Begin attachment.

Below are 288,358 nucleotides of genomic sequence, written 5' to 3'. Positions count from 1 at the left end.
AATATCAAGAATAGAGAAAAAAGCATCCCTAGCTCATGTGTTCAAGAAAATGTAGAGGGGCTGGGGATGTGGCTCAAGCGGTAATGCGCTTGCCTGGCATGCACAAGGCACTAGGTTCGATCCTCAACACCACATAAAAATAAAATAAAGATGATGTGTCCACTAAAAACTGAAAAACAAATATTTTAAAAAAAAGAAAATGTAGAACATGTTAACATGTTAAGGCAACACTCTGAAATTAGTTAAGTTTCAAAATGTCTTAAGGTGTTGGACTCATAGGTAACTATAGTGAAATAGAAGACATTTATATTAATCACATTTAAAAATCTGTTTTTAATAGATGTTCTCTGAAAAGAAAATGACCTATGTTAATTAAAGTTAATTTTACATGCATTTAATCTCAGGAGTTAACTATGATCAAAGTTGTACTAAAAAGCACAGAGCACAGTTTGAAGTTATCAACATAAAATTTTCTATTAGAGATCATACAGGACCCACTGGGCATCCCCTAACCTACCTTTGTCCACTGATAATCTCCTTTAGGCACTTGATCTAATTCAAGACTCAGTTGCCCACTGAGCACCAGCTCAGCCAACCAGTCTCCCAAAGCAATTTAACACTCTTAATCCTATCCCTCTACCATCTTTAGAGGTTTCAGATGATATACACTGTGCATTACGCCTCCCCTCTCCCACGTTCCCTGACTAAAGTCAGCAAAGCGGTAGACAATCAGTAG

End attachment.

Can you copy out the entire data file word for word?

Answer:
Below are 288,358 nucleotides of genomic sequence, written 5' to 3'. Positions count from 1 at the left end.
AATATCAAGAATAGAGAAAAAAGCATCCCTAGCTCATGTGTTCAAGAAAATGTAGAGGGGCTGGGGATGTGGCTCAAGCGGTAATGCGCTTGCCTGGCATGCACAAGGCACTAGGTTCGATCCTCAACACCACATAAAAATAAAATAAAGATGATGTGTCCACTAAAAACTGAAAAACAAATATTTTAAAAAAAAGAAAATGTAGAACATGTTAACATGTTAAGGCAACACTCTGAAATTAGTTAAGTTTCAAAATGTCTTAAGGTGTTGGACTCATAGGTAACTATAGTGAAATAGAAGACATTTATATTAATCACATTTAAAAATCTGTTTTTAATAGATGTTCTCTGAAAAGAAAATGACCTATGTTAATTAAAGTTAATTTTACATGCATTTAATCTCAGGAGTTAACTATGATCAAAGTTGTACTAAAAAGCACAGAGCACAGTTTGAAGTTATCAACATAAAATTTTCTATTAGAGATCATACAGGACCCACTGGGCATCCCCTAACCTACCTTTGTCCACTGATAATCTCCTTTAGGCACTTGATCTAATTCAAGACTCAGTTGCCCACTGAGCACCAGCTCAGCCAACCAGTCTCCCAAAGCAATTTAACACTCTTAATCCTATCCCTCTACCATCTTTAGAGGTTTCAGATGATATACACTGTGCATTACGCCTCCCCTCTCCCACGTTCCCTGACTAAAGTCAGCAAAGCGGTAGACAATCAGTAG